About two and a half hours north of Lima lies the Huara Province of Peru, birthplace to Aniceto Salazar. Born April 16 in Sayán (shown on the map above as the red marker). According to La Cumbia de Mis Viejos (LCDMV), Aniceto got his start in the music business like so many others when Enrique Delgado and the Destellos came to town. It’s really remarkable the blast radius Los Destellos set off in Peru to generate such a great wave of new music. In Salazar’s case Los Destellos were invited to play at the opening of a store owned in Sayán by a Japanese woman that knew Aniceto. The woman recommended to Enrique that Aniceto accompany them on stage, and he accepted. While Salazar likely enjoyed such limelight, he ultimately remained focused on his education.
Aniceto sought admission to the National University of San Marcos to study accounting, but he was denied entry. That may be all the better for cumbia fans, as this led Aniceto to pursue his musical talents full time. He started out by playing in various local groups focusing on tropical sounds, before a promoter gave him his first opportunity to lay a single down for Polydor likely around 1970. Aniceto’s guitar tone and style always seem to be more rock leaning, with frantic solos often ending a track as it fades out. A pioneer in the distorted guitar sound in cumbia, making his cuts all the more desirable in my opinion. It’s a shame he never released a full LP.
Notably this first single was released under the moniker “Anthony Y Sus Tropicales” with Aniceto having composed the A-side cut “Descarga Tropical.” The B side contains a nice fuzz-guitar cover of Hugo Blanco’s latin standard “Moliendo Cafe.” It was after this release that Aniceto sought to form his own band, liking the name “Los Fabulosos” he was counseled that since a group named “Los Fabulosos De Ritmo” already existed, that he should modify it somehow, and “Aniceto Y Sus Fabulosos” were born. Note above, that as credited on the Polydor release, production was by “El Aguila.”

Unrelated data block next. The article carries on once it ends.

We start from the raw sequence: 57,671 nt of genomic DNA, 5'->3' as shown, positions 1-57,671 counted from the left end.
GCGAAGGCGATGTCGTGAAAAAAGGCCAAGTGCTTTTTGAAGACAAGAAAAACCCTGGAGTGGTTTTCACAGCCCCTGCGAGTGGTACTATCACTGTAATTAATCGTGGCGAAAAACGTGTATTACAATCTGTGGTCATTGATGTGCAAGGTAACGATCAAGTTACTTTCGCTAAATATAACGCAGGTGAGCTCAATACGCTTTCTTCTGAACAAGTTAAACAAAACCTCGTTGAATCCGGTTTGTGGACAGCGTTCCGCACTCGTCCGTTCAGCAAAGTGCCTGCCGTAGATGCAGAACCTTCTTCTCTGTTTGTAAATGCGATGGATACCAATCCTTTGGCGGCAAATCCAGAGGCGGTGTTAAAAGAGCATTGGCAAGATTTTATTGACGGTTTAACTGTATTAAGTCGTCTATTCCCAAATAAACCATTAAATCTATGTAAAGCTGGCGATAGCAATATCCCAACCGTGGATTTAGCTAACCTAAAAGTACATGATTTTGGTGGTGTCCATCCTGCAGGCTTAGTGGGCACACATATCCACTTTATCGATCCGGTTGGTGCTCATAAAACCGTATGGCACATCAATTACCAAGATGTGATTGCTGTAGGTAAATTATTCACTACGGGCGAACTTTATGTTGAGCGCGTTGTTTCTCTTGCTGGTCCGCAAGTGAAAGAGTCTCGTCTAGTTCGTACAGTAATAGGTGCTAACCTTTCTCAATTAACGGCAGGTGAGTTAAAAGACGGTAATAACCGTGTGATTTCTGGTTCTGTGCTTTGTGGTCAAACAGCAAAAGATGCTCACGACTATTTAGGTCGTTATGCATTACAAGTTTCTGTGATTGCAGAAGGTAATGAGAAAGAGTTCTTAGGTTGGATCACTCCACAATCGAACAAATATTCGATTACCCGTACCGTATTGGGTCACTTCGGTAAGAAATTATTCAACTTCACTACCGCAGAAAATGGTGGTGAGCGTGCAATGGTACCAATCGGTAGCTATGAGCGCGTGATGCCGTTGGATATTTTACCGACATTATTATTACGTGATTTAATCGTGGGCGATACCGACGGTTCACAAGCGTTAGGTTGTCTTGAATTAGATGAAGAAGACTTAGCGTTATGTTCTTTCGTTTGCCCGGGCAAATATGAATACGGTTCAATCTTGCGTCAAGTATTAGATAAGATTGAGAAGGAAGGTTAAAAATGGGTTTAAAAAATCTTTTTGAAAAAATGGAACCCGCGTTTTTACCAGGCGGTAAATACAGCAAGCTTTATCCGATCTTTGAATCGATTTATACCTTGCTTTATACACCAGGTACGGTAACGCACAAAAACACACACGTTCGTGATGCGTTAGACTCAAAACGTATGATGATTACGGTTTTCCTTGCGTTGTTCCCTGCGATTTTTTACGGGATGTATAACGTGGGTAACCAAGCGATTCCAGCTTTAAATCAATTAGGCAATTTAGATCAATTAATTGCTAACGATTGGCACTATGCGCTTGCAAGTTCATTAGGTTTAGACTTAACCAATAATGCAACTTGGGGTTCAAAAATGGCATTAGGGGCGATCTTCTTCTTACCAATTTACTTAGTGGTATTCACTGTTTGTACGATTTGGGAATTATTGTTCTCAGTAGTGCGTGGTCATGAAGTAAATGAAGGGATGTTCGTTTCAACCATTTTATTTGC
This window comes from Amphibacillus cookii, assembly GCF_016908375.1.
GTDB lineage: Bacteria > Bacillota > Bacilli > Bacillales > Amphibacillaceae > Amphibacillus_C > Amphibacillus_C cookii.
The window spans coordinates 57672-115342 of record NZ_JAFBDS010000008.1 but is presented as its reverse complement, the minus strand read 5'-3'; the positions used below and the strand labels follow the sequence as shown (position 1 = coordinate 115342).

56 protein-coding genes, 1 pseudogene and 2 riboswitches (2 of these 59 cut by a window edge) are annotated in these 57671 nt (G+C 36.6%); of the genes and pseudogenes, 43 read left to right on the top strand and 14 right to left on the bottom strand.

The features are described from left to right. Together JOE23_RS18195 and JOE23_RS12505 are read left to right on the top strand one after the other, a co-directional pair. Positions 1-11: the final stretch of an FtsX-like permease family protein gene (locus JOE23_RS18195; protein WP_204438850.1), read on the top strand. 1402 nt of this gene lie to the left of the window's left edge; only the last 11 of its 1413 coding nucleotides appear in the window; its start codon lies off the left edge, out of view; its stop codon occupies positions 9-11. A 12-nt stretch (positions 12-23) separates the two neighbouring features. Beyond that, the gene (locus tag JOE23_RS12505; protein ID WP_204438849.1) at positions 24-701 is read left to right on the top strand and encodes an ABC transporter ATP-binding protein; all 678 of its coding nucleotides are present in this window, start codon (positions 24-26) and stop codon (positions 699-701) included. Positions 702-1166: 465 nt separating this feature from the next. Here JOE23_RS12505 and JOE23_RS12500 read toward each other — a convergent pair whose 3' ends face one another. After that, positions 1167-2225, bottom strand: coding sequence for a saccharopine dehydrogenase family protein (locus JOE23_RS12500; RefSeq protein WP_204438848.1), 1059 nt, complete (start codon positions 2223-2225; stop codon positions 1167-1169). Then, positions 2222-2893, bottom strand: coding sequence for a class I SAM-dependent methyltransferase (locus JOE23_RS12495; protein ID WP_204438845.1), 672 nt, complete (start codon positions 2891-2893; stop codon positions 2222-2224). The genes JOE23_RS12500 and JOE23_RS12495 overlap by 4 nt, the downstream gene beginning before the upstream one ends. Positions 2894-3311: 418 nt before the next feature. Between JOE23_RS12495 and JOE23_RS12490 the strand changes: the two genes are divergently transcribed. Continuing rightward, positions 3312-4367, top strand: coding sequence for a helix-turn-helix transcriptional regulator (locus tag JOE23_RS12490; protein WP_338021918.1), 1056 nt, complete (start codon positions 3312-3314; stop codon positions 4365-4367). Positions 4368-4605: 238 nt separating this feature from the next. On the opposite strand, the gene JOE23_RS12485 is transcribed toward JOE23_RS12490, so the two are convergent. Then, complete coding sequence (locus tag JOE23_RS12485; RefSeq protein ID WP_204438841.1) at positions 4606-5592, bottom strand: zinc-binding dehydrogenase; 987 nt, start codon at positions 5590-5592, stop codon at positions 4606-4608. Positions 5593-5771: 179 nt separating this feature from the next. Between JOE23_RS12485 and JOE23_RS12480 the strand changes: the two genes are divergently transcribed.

According to LCDMV &, this individual — El Aguila — was a promoter by the last name Aguilar. Mr. Aguilar oversaw the early stage of Aniceto’s professional career and led to further 45 RPM cuts for Disco Ramirez and Virrey labels (two 45s and one, respectively). That was until Alberto Maravi came to visit Aniceto. Still at DINSA met with Salazar to try to lure him to record for DINSA, Salazar recalled that while he didn’t drive as flashy of a care as Senor Aguilar, DINSA pressed vinyl in a kalediscope of colors, and this was enough for him to change his recording affiliations. Maravi’s courting was a success and Aniceto would cut at least 10 singles for the DINSA label. The two are shown together below.
As documented elsewhere on this blog, Alberto Maravi would ultimately leave DINSA to form the INFOPESA label, he brought many of the artists he developed, and Salazar was no exception. Aniceto also released a number of singles under various monikers including “Loretano Y Su Combo” and “Los Tahuamperos” his characteristic rock-leaning guitar gives away the true artist every time.Shown below is Salazar with one of the ubiquitous cover models for the DINSA series Hit Parade Tropical.
Aniceto is still touring with his group today and is active on Facebook. He’s even still penning new tunes, as evidenced by a Chichaweb article. I haven’t heard the tunes yet and would love to know if they still sound like his golden-era tunes.